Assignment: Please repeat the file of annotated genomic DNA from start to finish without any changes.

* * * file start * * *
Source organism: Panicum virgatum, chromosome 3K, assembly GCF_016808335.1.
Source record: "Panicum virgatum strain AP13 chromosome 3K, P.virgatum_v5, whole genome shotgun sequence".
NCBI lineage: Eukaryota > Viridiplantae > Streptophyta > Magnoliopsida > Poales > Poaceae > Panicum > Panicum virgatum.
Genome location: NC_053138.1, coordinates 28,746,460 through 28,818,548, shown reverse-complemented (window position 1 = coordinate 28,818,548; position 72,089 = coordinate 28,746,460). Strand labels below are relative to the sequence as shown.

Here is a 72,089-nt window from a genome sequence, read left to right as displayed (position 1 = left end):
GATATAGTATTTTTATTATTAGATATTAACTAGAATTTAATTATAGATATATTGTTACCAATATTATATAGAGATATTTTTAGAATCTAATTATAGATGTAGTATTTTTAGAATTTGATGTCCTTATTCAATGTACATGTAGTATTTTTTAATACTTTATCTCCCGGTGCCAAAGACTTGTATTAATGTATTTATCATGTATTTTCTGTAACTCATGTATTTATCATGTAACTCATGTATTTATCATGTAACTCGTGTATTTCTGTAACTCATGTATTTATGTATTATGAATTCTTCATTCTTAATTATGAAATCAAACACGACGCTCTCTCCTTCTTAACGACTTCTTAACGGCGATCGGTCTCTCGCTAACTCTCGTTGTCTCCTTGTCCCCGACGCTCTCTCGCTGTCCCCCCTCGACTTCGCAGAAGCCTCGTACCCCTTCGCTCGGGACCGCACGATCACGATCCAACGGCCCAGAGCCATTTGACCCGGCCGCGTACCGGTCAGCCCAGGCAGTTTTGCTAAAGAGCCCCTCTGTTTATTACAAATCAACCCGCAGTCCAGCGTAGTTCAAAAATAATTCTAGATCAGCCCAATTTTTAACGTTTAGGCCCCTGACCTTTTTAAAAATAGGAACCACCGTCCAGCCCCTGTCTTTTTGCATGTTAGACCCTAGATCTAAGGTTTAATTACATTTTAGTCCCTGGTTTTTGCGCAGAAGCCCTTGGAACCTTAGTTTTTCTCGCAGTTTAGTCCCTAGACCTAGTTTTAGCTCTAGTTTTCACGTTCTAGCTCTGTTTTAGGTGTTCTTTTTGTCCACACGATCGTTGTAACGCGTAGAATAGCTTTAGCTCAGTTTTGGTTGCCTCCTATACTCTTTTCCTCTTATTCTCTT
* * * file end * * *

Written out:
Source organism: Panicum virgatum, chromosome 3K, assembly GCF_016808335.1.
Source record: "Panicum virgatum strain AP13 chromosome 3K, P.virgatum_v5, whole genome shotgun sequence".
NCBI lineage: Eukaryota > Viridiplantae > Streptophyta > Magnoliopsida > Poales > Poaceae > Panicum > Panicum virgatum.
Genome location: NC_053138.1, coordinates 28,746,460 through 28,818,548, shown reverse-complemented (window position 1 = coordinate 28,818,548; position 72,089 = coordinate 28,746,460). Strand labels below are relative to the sequence as shown.

Here is a 72,089-nt window from a genome sequence, read left to right as displayed (position 1 = left end):
GATATAGTATTTTTATTATTAGATATTAACTAGAATTTAATTATAGATATATTGTTACCAATATTATATAGAGATATTTTTAGAATCTAATTATAGATGTAGTATTTTTAGAATTTGATGTCCTTATTCAATGTACATGTAGTATTTTTTAATACTTTATCTCCCGGTGCCAAAGACTTGTATTAATGTATTTATCATGTATTTTCTGTAACTCATGTATTTATCATGTAACTCATGTATTTATCATGTAACTCGTGTATTTCTGTAACTCATGTATTTATGTATTATGAATTCTTCATTCTTAATTATGAAATCAAACACGACGCTCTCTCCTTCTTAACGACTTCTTAACGGCGATCGGTCTCTCGCTAACTCTCGTTGTCTCCTTGTCCCCGACGCTCTCTCGCTGTCCCCCCTCGACTTCGCAGAAGCCTCGTACCCCTTCGCTCGGGACCGCACGATCACGATCCAACGGCCCAGAGCCATTTGACCCGGCCGCGTACCGGTCAGCCCAGGCAGTTTTGCTAAAGAGCCCCTCTGTTTATTACAAATCAACCCGCAGTCCAGCGTAGTTCAAAAATAATTCTAGATCAGCCCAATTTTTAACGTTTAGGCCCCTGACCTTTTTAAAAATAGGAACCACCGTCCAGCCCCTGTCTTTTTGCATGTTAGACCCTAGATCTAAGGTTTAATTACATTTTAGTCCCTGGTTTTTGCGCAGAAGCCCTTGGAACCTTAGTTTTTCTCGCAGTTTAGTCCCTAGACCTAGTTTTAGCTCTAGTTTTCACGTTCTAGCTCTGTTTTAGGTGTTCTTTTTGTCCACACGATCGTTGTAACGCGTAGAATAGCTTTAGCTCAGTTTTGGTTGCCTCCTATACTCTTTTCCTCTTATTCTCTT